From Bills to Bury St Edmunds
First, I would like to start by wishing all my constituents a belated Happy Easter. And while the political calendar rests for the period, I have a chance to reflect upon the busy schedules that dominate a sitting Parliament and legislators like myself.
One such example is the work of Bill Committees whereby legislation is scrutinised line by line in order to deliver an effective Bill to be debated in the House. Most recently, I sat on the Enterprise Bill Committee.
Across the UK, small businesses employ over fifteen million people and produce a turnover of around £1.6 trillion. Enterprise and local businesses are a cornerstone of Bury St Edmunds and of the region.
However, recent statistics show that in the last quarter of 2015, the turnover of small businesses in Bury St Edmunds, decreased by 5%. It is often quoted in this place, that we need to be backing our small and medium enterprises, through both the best and worst times and to help grow our economy.
Supporting our small businesses was the intention of the Enterprise Bill, with the purpose of reducing regulation while creating jobs and rewarding entrepreneurship and growth; aspirations welcomed by the business community. These ambitions would be delivered through measures including the creation of a Small Business Commissioner; devised to advocate for small businesses.
Readers may not be aware that late business payments cost this country around £26.8 billion. One such function of the Commissioner, would be to oversee the timely payment of suppliers; working to reduce this burden on our economy. The actual ability of any Commissioner to have enough ‘clout’ and to enforce payments on time, will have to be evaluated in due course. However, I fear this well intended measure simply doesn’t go far enough, nor understand the pressures of running a small business. Furthermore, as so often is the case, it is difficult to legislate for poor behaviour around late payments or indeed reward, in any meaningful way, those businesses who pay in a timely fashion.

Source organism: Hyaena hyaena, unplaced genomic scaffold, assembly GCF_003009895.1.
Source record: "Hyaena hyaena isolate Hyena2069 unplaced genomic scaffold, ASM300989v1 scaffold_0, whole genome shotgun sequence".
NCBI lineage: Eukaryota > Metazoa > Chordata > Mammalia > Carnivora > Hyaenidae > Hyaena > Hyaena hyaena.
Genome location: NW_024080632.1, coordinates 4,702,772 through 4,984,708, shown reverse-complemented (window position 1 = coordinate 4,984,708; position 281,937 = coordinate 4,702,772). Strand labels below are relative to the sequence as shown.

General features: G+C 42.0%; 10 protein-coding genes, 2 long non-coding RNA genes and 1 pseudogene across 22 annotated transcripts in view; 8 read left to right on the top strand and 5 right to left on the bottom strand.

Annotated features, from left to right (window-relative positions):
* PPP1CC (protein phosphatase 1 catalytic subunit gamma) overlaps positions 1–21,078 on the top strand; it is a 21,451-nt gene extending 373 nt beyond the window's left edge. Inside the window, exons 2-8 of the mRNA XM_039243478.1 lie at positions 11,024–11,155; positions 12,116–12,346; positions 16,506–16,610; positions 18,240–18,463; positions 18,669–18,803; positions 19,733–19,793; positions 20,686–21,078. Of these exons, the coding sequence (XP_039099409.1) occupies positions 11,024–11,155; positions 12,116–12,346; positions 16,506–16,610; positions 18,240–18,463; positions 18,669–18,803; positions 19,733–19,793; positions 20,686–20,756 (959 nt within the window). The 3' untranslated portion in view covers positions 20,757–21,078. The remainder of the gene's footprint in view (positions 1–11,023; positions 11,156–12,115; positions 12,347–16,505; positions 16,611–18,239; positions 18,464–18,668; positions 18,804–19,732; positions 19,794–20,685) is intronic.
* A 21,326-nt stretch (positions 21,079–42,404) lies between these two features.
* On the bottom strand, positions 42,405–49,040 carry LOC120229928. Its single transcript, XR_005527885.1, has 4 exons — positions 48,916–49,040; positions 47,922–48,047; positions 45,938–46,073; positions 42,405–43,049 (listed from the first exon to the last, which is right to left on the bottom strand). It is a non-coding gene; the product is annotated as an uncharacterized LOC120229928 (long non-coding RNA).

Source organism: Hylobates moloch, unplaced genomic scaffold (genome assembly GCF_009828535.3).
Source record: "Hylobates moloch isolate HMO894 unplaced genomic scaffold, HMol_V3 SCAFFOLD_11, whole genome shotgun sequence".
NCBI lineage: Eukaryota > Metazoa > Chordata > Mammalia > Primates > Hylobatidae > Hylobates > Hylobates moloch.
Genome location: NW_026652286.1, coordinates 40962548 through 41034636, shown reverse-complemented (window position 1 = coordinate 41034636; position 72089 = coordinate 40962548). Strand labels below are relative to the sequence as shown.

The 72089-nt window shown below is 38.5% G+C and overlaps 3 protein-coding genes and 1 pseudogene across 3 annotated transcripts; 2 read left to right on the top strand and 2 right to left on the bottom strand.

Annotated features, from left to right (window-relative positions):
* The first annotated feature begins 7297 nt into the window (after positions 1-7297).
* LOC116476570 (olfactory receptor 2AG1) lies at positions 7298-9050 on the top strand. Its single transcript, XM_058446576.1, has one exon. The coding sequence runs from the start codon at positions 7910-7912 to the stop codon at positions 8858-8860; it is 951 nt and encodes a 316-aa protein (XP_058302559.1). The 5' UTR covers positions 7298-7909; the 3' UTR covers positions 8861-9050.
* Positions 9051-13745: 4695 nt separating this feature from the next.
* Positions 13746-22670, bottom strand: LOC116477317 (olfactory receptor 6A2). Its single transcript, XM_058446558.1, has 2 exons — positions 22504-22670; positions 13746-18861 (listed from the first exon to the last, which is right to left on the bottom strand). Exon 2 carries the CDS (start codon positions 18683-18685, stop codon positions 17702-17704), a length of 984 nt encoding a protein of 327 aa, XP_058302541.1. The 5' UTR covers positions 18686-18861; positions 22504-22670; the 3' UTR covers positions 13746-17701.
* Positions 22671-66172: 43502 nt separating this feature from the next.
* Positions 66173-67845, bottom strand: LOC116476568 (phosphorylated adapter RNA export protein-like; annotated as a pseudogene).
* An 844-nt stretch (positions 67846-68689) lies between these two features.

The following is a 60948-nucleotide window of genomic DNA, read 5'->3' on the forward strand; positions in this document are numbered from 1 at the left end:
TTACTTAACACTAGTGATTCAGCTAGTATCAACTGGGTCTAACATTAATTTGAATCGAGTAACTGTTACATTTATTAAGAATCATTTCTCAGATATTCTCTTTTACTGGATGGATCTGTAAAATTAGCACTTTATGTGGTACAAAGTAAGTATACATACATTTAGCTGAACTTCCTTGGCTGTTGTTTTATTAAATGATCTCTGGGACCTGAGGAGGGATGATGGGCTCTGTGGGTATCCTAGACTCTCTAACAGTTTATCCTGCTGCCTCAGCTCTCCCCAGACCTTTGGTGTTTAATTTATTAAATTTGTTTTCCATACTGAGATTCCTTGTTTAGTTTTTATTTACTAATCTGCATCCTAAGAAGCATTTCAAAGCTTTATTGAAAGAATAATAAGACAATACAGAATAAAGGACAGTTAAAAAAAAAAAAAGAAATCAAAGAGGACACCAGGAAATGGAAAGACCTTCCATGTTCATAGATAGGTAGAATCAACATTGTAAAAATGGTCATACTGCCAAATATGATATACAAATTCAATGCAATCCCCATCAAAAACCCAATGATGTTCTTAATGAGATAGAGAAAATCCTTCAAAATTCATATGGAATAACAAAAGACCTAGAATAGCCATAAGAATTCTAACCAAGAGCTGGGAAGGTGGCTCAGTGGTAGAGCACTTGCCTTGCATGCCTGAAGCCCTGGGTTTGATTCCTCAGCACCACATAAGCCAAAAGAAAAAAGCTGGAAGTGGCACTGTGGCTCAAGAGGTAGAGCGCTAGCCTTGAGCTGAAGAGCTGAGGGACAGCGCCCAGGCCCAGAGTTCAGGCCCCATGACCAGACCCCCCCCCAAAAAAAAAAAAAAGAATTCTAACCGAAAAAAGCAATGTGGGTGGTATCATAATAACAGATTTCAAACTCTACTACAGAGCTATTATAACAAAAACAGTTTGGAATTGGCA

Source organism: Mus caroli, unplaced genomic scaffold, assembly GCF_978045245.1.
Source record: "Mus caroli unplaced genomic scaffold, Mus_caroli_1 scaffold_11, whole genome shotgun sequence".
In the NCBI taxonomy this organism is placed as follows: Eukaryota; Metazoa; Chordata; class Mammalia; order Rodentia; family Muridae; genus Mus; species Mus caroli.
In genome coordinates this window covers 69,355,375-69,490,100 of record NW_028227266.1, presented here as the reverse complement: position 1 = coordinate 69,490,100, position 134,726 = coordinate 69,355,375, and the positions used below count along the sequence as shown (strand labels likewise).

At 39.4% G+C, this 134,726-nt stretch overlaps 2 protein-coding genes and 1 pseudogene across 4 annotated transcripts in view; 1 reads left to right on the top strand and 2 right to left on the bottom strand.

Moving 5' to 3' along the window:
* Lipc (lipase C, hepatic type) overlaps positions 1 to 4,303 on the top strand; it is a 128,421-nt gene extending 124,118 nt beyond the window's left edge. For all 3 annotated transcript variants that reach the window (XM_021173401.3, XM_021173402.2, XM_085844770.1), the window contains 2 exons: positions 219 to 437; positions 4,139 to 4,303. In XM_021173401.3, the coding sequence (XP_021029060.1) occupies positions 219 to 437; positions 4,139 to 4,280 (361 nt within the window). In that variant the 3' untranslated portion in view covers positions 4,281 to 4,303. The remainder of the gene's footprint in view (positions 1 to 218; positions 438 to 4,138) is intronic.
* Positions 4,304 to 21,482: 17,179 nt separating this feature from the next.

Another important measure of the Enterprise Bill is to support the target of creating three million apprenticeships. To ensure that these apprenticeships deliver quality, accredited training to guarantee people have choice. This is to be welcomed, for already 5,320 young people have taken up an apprenticeship in Bury St Edmunds since 2010. Yet as more apprenticeships are created, it is essential these, working with employers and colleges, cater to all ages and skill-sets to deliver people into work.
So with measures like the Small Business Commissioner and apprenticeship standards, it is vital these are delivered in the best interest of constituents and those impacted by the legislation. Most importantly it is vital that these ambitions can, through well formulated legislation, be attained. And so, the ability to closely analyse legislation in this way, is what makes the work of Bill Committees so interesting and valuable to the democratic process.
-- Jo Churchill is MP for Bury St Edmunds and Stowmarket